More Vaccinations, Stronger Pound

The more people are vaccinated, the sooner the pandemic will be controlled, and the economy will recover. If everyone is strong and healthy, then the body of the economy and the country will also be strong and healthy. This will ensure a robust economy and will affect whether the Bank of England changes interest rates and its quantitative easing programme. If the BoE chose to lower interest rates, this would have been with the aim of stimulating lending and injecting a flow of money into the economy during the lockdown. However, such drastic measures would have pushed the pound lower. 

The governor of the BoE highlighted that there were too many concerns about negative interest rates, and that members of the Bank's Monetary Policy Committee debated their possible benefits. He has also warned that negative interest rates may hurt economic recovery and he appeared to be against such a move followed by such countries as Sweden, Denmark and Japan. He said: there are “a lot of issues” when considering using negative interest rates as a fiscal tool: “At first glance they are counter-intuitive.” He added: “First of all, no country has really used negative interest rates at the retail end of the market.”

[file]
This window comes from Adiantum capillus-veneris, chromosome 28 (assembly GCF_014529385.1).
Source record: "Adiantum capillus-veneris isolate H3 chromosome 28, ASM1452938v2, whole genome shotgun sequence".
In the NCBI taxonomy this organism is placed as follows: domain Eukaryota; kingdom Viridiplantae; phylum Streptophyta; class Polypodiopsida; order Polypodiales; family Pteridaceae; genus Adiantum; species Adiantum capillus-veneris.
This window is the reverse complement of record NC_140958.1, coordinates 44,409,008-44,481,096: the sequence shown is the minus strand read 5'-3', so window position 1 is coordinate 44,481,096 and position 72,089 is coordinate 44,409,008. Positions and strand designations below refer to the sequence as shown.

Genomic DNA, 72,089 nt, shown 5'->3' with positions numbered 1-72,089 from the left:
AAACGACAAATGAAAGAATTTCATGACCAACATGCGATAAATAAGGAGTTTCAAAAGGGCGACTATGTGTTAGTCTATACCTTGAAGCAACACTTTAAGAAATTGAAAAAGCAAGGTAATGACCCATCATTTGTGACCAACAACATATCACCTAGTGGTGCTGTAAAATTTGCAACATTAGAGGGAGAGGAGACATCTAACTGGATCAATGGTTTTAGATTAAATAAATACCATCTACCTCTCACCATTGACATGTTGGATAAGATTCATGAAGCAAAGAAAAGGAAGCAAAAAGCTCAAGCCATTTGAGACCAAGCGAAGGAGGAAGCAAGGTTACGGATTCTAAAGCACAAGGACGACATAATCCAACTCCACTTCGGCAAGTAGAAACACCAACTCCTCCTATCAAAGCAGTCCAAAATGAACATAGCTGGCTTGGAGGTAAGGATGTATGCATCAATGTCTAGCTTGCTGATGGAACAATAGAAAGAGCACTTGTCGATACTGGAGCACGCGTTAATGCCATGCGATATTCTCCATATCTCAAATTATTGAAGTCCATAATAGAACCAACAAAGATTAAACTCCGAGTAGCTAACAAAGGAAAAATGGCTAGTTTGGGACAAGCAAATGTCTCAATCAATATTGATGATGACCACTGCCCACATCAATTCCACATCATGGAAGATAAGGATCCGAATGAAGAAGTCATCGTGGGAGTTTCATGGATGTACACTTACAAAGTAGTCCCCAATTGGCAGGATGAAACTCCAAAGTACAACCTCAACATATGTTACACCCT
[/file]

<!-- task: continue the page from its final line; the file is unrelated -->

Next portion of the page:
There is, however, growing speculation after the recent comments by Silvana Tenreyro, a member of the Bank’s rate-setting Monetary Policy Committee, that using negative rates is a possibility and can be done without depriving the banking system. Interest rates have been at a historic low of 0.1% since last March in an attempt to protect the economy from the pandemic. If the possibility of negative interest rates is slowly reduced in the coming weeks, the pound is expected to get a further boost.